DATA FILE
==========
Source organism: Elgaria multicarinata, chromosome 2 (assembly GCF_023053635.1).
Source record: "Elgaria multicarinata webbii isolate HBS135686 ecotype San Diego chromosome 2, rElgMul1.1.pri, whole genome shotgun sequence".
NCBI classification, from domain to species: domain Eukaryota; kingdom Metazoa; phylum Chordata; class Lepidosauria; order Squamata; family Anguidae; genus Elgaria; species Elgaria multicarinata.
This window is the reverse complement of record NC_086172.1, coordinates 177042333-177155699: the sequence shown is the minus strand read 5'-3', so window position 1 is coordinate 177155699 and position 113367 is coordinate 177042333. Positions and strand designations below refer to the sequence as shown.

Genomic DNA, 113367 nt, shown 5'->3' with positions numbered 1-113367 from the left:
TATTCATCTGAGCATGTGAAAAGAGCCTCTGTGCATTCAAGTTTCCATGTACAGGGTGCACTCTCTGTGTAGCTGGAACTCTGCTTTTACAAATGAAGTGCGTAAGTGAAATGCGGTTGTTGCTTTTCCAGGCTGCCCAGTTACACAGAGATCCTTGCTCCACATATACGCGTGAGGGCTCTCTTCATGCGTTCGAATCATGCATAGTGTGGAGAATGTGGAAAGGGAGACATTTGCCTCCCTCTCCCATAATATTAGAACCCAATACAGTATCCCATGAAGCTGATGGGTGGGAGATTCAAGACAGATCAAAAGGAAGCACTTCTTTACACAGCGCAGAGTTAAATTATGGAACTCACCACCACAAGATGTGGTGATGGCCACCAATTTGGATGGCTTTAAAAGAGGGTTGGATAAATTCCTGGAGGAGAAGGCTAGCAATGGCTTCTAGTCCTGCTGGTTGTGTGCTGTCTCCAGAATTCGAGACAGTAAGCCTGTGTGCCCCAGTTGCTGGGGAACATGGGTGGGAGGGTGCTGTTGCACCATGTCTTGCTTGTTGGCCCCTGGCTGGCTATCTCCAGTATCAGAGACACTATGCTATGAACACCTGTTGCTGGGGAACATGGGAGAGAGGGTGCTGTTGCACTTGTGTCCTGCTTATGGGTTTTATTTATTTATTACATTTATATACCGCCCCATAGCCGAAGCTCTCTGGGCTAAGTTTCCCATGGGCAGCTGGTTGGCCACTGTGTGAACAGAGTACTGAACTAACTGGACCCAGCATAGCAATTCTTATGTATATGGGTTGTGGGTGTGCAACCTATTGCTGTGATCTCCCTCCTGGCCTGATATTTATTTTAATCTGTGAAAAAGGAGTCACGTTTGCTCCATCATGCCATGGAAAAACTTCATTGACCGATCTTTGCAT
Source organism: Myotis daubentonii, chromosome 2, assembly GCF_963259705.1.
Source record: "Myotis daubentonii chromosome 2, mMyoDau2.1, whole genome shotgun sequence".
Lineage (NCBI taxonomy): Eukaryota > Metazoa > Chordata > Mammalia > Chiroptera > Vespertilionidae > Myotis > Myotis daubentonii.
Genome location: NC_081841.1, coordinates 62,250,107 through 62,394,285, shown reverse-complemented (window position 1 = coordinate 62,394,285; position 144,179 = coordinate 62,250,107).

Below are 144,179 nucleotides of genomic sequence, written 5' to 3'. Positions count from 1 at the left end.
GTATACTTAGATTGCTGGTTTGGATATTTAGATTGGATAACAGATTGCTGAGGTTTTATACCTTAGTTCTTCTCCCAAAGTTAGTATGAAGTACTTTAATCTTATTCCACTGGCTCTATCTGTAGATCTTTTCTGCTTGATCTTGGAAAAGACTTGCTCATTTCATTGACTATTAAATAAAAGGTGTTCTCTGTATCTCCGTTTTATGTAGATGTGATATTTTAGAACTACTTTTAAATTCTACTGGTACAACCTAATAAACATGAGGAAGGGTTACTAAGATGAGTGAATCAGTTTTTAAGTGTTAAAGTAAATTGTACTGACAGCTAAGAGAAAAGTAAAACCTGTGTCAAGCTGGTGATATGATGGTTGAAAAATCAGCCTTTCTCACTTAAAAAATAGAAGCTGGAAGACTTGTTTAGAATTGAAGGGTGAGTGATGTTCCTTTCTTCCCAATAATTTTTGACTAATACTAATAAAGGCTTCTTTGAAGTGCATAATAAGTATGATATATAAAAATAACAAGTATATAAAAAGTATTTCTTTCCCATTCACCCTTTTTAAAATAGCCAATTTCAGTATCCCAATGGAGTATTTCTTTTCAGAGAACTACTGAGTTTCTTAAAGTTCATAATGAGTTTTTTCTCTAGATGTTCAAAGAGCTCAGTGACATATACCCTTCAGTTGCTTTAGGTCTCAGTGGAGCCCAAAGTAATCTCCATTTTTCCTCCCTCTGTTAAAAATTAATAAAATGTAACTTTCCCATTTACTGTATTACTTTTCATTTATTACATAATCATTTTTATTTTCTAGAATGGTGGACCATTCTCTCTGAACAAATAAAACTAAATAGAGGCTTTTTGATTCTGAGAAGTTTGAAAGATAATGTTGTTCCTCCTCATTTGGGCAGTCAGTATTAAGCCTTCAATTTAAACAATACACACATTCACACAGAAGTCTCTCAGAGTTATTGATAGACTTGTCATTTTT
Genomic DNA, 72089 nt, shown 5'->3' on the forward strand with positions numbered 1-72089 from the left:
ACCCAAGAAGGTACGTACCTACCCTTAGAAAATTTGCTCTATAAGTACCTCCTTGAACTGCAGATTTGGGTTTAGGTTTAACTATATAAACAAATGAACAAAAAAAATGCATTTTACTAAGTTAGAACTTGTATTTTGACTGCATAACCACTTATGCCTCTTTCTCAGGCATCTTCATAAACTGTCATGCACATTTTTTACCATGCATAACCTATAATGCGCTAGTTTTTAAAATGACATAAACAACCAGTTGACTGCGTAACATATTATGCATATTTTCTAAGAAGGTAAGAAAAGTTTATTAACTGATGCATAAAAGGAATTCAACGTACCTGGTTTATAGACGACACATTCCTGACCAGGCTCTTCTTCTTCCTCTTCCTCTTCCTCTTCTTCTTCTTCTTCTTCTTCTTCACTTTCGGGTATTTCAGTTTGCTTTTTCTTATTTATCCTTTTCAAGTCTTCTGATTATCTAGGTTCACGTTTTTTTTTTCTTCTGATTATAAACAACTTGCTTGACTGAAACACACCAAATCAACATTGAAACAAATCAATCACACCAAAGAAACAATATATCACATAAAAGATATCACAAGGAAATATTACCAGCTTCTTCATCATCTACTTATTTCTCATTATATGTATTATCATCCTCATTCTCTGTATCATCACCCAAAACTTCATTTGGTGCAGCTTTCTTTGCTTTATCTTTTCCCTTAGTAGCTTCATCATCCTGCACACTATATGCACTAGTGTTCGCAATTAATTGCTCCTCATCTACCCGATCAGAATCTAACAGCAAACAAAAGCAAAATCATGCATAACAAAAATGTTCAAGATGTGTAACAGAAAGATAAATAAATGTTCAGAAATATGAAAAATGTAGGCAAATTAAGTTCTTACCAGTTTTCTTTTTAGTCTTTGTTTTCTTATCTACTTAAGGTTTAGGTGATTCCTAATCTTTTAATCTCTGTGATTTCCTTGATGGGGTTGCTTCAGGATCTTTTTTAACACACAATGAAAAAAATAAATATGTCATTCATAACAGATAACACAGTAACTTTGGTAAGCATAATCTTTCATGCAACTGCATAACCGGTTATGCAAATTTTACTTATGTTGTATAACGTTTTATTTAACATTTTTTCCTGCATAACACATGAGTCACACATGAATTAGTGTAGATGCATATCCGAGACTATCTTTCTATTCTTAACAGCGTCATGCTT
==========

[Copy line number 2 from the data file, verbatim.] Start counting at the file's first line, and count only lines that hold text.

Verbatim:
Source record: "Elgaria multicarinata webbii isolate HBS135686 ecotype San Diego chromosome 2, rElgMul1.1.pri, whole genome shotgun sequence".